The program helps individuals “be their full, authentic selves while navigating institutional structures,” says Bernal.
Also, there are acceleration teams, for which diverse groups are formed across disciplines and departments to address pressing university issues. Bernal says these teams have enabled individuals to shine and be seen as valued candidates for promotion to senior leadership positions.
Following the death of George Floyd, Dr. Philomena V. Mantella, Grand Valley State’s president, issued a 15-point plan and created a network of racial equity advisors that includes faculty, staff, students and alumni. Bernal says Mantella is intentional about the recruitment and retention of senior and executive officers from underrepresented backgrounds and is actively involved in the search processes. The first Black male vice president and first LGBTQ vice president were recently hired.
“The president has asked the network of advisors for racial equity to begin to develop evaluation criteria that would hold our supervisors and hiring managers across the university accountable for recruitment and retention of underrepresented employees,” says Bernal. “We’re now in the process of finalizing those metrics and evaluation criteria that will be implemented in the next few months.”
St. Catherine University
When Patricia Pratt-Cook was hired as the senior vice president for human resources, equity and inclusion three and a half years ago, she was the first person of color in the senior leadership team at St. Catherine University in Minnesota. Today, she is joined by several other people of color, including Dr. Anita Thomas, executive vice president and provost.
Pratt-Cook says St. Catherine President Rebecca Koenig Roloff realized that human resources needed to be involved with hiring at a strategic level with equity and inclusion a key part.
“When we were looking to fill positions, we made a commitment that we wanted to have a diverse pool of candidates,” says Pratt-Cook. “We are in a state of transformation as a university. For a leader who is looking … to help change the very essence of who we are as we move forward … this has been a key driver.”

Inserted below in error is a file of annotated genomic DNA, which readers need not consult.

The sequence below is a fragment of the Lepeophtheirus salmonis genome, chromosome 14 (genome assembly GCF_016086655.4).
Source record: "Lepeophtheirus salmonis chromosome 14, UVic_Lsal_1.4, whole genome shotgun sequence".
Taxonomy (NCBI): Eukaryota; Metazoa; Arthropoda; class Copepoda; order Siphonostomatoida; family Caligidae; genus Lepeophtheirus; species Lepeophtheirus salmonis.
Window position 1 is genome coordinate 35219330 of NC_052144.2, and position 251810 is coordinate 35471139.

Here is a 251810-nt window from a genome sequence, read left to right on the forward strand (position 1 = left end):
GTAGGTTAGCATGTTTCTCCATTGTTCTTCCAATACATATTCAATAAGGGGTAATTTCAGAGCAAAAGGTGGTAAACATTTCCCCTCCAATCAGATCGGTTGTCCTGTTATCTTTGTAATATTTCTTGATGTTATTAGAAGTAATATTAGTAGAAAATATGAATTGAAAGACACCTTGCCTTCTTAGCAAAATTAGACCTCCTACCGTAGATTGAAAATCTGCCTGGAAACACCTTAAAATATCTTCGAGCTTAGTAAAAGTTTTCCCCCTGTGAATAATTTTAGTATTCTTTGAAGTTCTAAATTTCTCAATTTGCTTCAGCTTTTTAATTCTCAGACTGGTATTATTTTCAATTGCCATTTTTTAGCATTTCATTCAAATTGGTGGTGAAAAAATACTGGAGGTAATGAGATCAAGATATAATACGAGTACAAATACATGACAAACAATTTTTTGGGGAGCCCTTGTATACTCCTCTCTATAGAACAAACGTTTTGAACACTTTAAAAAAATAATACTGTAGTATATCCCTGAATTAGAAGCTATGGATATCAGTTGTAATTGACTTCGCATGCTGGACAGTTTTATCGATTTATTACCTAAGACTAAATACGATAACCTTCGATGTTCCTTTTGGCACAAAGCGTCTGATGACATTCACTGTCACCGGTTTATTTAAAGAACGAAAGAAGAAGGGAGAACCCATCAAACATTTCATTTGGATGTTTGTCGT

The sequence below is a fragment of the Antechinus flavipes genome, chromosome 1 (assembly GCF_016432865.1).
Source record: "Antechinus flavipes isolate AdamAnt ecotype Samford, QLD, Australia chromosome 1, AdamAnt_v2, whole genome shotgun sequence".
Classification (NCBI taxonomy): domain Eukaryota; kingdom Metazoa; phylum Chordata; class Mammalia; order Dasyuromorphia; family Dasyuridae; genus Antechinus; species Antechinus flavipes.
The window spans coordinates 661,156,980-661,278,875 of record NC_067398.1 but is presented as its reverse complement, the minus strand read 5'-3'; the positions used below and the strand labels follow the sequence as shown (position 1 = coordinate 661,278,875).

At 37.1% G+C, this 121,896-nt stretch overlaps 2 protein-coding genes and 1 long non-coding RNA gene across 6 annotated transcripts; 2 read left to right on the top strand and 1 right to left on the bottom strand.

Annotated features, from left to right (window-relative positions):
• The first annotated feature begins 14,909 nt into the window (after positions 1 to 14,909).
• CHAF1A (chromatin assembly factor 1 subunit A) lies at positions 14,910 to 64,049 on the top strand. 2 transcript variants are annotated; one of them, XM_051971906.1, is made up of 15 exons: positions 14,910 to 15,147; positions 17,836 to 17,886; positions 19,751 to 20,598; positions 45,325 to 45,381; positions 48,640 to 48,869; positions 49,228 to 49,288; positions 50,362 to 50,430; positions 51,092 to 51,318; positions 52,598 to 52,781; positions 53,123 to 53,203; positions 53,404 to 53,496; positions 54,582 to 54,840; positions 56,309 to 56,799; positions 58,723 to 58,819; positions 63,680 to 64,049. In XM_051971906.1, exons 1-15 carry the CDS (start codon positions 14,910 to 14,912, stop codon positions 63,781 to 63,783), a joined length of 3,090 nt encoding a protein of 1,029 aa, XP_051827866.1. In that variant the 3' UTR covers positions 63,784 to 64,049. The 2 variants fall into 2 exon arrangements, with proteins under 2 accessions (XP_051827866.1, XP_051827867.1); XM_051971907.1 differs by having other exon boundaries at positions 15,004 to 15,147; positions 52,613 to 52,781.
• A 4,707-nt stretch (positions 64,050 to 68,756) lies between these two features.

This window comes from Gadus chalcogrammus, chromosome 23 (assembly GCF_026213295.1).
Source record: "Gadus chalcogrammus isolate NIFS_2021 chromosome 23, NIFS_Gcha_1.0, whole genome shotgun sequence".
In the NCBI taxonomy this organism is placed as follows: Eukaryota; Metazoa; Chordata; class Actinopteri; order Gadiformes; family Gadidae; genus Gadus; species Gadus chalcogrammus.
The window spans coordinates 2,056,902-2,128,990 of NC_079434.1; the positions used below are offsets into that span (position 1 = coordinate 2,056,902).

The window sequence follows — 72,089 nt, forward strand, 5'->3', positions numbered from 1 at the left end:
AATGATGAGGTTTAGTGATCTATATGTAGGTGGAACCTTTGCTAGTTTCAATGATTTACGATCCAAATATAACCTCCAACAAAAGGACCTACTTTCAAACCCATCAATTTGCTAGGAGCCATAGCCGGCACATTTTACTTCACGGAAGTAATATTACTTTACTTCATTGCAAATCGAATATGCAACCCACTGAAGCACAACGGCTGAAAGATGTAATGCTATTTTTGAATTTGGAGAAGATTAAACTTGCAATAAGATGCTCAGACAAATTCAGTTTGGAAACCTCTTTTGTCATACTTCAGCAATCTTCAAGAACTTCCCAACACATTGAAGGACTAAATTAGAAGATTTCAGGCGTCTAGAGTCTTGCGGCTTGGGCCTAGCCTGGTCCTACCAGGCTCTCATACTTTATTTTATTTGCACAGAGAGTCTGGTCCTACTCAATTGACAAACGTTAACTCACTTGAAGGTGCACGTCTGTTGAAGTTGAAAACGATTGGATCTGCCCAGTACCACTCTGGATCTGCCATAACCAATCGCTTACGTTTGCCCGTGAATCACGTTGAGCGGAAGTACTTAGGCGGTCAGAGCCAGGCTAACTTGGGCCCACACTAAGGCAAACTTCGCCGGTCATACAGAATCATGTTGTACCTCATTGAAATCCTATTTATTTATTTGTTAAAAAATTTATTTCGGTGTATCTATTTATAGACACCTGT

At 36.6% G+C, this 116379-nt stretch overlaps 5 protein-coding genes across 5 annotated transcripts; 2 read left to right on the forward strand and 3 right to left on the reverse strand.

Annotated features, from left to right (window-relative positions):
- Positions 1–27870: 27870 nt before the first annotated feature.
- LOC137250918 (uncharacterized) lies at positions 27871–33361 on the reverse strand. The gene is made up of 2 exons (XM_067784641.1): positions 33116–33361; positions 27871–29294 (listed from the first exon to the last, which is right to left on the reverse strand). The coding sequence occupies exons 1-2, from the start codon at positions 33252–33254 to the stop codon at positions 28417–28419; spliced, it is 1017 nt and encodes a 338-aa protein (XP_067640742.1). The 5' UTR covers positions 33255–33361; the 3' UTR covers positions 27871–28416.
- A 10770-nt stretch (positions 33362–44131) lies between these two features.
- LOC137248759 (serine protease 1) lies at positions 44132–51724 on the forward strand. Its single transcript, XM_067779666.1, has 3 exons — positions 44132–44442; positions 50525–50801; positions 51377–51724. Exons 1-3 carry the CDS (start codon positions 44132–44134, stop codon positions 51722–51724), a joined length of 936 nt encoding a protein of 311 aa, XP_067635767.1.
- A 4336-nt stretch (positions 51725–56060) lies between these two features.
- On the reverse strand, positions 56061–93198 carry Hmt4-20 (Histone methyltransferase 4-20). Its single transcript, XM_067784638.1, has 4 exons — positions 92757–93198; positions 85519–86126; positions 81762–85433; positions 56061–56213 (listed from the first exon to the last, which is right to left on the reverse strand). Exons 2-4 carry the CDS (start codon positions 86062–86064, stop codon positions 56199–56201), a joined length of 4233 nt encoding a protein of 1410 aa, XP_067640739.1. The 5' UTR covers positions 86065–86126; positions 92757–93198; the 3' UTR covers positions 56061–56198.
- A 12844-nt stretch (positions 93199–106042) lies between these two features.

The total student population at St. Catherine is 4,300, which is divided among three colleges: a women’s college, a coed college for adults and a coed graduate school. At the women’s college, 42% of the student body and 52% of this year’s freshmen are women of color.
Pratt-Cook’s work involves developing infrastructure around equity and inclusion. For the past year, the university has been examining its recruitment, hiring, screening and selection processes across the board. There is a recruitment task force looking at both staff and faculty hiring to make sure processes are consistent and reflective of best practices.
There is not yet an institutionalized plan for onboarding and retaining underrepresented professionals in senior leadership, but Pratt-Cook says new hires are scheduled to meet all key people and establish networks right at the start.
“We’ve been much more intentional to get them connected and oriented to the university,” Pratt-Cook says. “We want to be sure we give them as many tools and resources as possible.”
California Institute of the Arts
By its very nature, an institution focused on the arts aims to be eclectic and diverse. Dr. Eva M. Graham, institute diversity officer for the California Institute of the Arts, says those efforts must still be intentional.
“It is clear that our commitment to social justice, equity and inclusion has to be demonstrated from all areas of campus,” says Graham, a member of the president’s cabinet and chair of the equity and diversity committee.
CalArts allowed Graham to change the hiring statement so it is clear applicants have a global world view and understand what developing diverse students entails.
CalArts pushes its student body of 1,500 beyond the limits of the traditional canon (i.e. Western art being the standard), and that requires faculty and leadership who are open to diverse expressions in all areas of art.
According to Graham, Ravi S. Rajan, CalArts’ first president of color, “not only understands the need for diversity in perspective and approach, but he also represents it.”
Recruitment involves making clear CalArts’ intent toward social and cultural development. In terms of retention, Graham holds regular meetings with new hires and addresses any concerns they may have. In the last year, CalArts also hired a director of faculty affairs, who is developing specific initiatives around recruiting and retaining faculty of color.
“Just this summer the faculty started three anti-racist pedagogy committees that the director of faculty affairs is supporting,” says Graham. “All of that came out of us deciding we needed someone to focus on recruitment, retention and professional development.”
This article originally appeared in the November 12, 2020 edition of Diverse. You can find it here.